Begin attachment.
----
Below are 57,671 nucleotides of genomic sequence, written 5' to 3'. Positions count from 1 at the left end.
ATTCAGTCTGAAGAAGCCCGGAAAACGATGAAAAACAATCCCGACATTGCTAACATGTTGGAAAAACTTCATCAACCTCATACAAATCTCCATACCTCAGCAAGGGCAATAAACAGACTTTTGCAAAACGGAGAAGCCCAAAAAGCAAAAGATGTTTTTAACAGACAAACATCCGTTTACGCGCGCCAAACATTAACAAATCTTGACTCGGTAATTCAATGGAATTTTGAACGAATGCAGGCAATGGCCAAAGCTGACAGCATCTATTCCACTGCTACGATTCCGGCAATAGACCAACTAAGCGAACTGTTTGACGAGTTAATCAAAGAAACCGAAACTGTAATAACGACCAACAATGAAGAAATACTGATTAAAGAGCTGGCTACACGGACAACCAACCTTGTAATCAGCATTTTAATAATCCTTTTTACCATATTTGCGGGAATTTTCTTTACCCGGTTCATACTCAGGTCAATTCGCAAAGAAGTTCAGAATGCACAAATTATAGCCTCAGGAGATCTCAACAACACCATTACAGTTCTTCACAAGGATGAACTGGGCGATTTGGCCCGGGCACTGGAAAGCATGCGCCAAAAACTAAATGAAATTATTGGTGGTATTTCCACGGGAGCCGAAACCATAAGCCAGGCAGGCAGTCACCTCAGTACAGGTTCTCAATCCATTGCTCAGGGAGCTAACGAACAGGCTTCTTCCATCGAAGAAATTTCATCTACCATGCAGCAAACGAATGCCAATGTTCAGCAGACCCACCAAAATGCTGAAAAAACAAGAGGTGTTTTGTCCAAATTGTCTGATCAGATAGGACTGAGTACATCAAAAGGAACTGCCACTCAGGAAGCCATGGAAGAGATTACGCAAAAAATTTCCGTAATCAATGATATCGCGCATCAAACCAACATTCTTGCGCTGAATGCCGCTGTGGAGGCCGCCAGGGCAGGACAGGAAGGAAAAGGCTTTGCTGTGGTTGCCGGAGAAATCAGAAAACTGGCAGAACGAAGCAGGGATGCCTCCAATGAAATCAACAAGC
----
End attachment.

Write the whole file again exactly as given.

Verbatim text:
Below are 57,671 nucleotides of genomic sequence, written 5' to 3'. Positions count from 1 at the left end.
ATTCAGTCTGAAGAAGCCCGGAAAACGATGAAAAACAATCCCGACATTGCTAACATGTTGGAAAAACTTCATCAACCTCATACAAATCTCCATACCTCAGCAAGGGCAATAAACAGACTTTTGCAAAACGGAGAAGCCCAAAAAGCAAAAGATGTTTTTAACAGACAAACATCCGTTTACGCGCGCCAAACATTAACAAATCTTGACTCGGTAATTCAATGGAATTTTGAACGAATGCAGGCAATGGCCAAAGCTGACAGCATCTATTCCACTGCTACGATTCCGGCAATAGACCAACTAAGCGAACTGTTTGACGAGTTAATCAAAGAAACCGAAACTGTAATAACGACCAACAATGAAGAAATACTGATTAAAGAGCTGGCTACACGGACAACCAACCTTGTAATCAGCATTTTAATAATCCTTTTTACCATATTTGCGGGAATTTTCTTTACCCGGTTCATACTCAGGTCAATTCGCAAAGAAGTTCAGAATGCACAAATTATAGCCTCAGGAGATCTCAACAACACCATTACAGTTCTTCACAAGGATGAACTGGGCGATTTGGCCCGGGCACTGGAAAGCATGCGCCAAAAACTAAATGAAATTATTGGTGGTATTTCCACGGGAGCCGAAACCATAAGCCAGGCAGGCAGTCACCTCAGTACAGGTTCTCAATCCATTGCTCAGGGAGCTAACGAACAGGCTTCTTCCATCGAAGAAATTTCATCTACCATGCAGCAAACGAATGCCAATGTTCAGCAGACCCACCAAAATGCTGAAAAAACAAGAGGTGTTTTGTCCAAATTGTCTGATCAGATAGGACTGAGTACATCAAAAGGAACTGCCACTCAGGAAGCCATGGAAGAGATTACGCAAAAAATTTCCGTAATCAATGATATCGCGCATCAAACCAACATTCTTGCGCTGAATGCCGCTGTGGAGGCCGCCAGGGCAGGACAGGAAGGAAAAGGCTTTGCTGTGGTTGCCGGAGAAATCAGAAAACTGGCAGAACGAAGCAGGGATGCCTCCAATGAAATCAACAAGC